The United Kingdom’s National Health Service advisory body, the National Institute for Health and Care Excellence, has approved cannabis-derived pharmaceutical drugs Sativex and Epidyolex for use by the NHS, the BBC reports. They are the first cannabis-based medicines to be approved for use by the NHS.
Epidiolex was approved for use in Europe in September, but NICE initially said it was not valued for money and did not recommend CBD for prescription on the NHS. The GW Pharmaceuticals-manufactured drug costs between £5,000 ($6,439.90) and £10,000 ($12879.75) per patient each year but the company has agreed to a discounted price with the NHS.
Sativex, a mouth spray that contains a mix of THC and CBD also manufactured by GW Pharma, has been available on the NHS in Wales since 2014 but regulators in England said it was not cost-effective at a price of £2,000 ($2575.95) a year per patient. The approval in England is for treating multiple sclerosis, specifically the muscle stiffness and spasms associated with the condition. Under the approval, doctors will not be allowed to prescribe it to treat pain.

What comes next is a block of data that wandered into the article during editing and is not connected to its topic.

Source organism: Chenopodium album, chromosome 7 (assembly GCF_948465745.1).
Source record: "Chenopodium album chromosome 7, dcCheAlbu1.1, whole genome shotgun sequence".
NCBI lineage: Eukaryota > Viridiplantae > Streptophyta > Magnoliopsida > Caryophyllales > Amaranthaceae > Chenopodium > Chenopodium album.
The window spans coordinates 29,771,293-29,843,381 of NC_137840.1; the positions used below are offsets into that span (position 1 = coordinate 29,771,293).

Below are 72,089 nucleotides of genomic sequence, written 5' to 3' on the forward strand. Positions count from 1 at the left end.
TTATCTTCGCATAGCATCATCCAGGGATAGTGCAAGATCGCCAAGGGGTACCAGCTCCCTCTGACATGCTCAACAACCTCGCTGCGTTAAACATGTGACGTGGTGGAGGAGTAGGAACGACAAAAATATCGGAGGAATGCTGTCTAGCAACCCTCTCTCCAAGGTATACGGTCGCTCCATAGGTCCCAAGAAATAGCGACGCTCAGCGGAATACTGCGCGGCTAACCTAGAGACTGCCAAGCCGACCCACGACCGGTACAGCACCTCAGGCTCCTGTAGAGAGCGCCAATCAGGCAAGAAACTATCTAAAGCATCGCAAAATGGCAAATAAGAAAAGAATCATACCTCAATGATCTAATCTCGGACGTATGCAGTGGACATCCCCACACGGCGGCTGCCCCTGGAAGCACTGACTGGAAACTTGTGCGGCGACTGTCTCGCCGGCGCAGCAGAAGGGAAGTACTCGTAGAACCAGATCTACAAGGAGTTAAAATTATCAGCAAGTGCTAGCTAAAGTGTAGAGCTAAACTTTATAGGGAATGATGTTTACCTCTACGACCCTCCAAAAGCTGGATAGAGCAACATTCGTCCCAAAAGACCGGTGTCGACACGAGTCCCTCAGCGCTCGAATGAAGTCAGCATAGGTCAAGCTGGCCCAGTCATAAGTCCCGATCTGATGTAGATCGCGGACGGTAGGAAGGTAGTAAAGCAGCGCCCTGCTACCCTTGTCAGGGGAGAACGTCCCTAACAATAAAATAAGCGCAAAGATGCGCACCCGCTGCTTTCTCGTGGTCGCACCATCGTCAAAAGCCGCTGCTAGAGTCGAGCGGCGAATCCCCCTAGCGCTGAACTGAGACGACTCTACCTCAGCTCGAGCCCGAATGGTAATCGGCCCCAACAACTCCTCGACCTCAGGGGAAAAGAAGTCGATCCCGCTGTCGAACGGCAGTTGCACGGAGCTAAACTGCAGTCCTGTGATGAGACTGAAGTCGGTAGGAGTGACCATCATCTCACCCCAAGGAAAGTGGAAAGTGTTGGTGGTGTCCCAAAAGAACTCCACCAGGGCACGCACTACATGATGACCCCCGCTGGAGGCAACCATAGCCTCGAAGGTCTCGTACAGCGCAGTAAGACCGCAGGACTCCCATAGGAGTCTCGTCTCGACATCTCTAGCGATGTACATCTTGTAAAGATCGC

In 2018, UK law was changed to allow specialist physicians to prescribe cannabis-based medicines, but most doctors have been unwilling to write prescriptions for the medicines because they have not been through randomized controlled trials – both Epidiolex and Sativex have gone through the trial process.
Genevieve Edwards, from the MS Society, said the organization has campaigned for access to Sativex for years and said it is “brilliant NICE has finally listened.” However, she said the guidelines don’t go far enough because no cannabis-based treatments were recommended to treat pain.
According to a recent YouGov poll conducted for the Centre for Medicinal Cannabis and Cannabis Advocacy Support Services, 2.8 percent of Britain’s adult population are using cannabis to treat chronic medical conditions but they must obtain it illegally.
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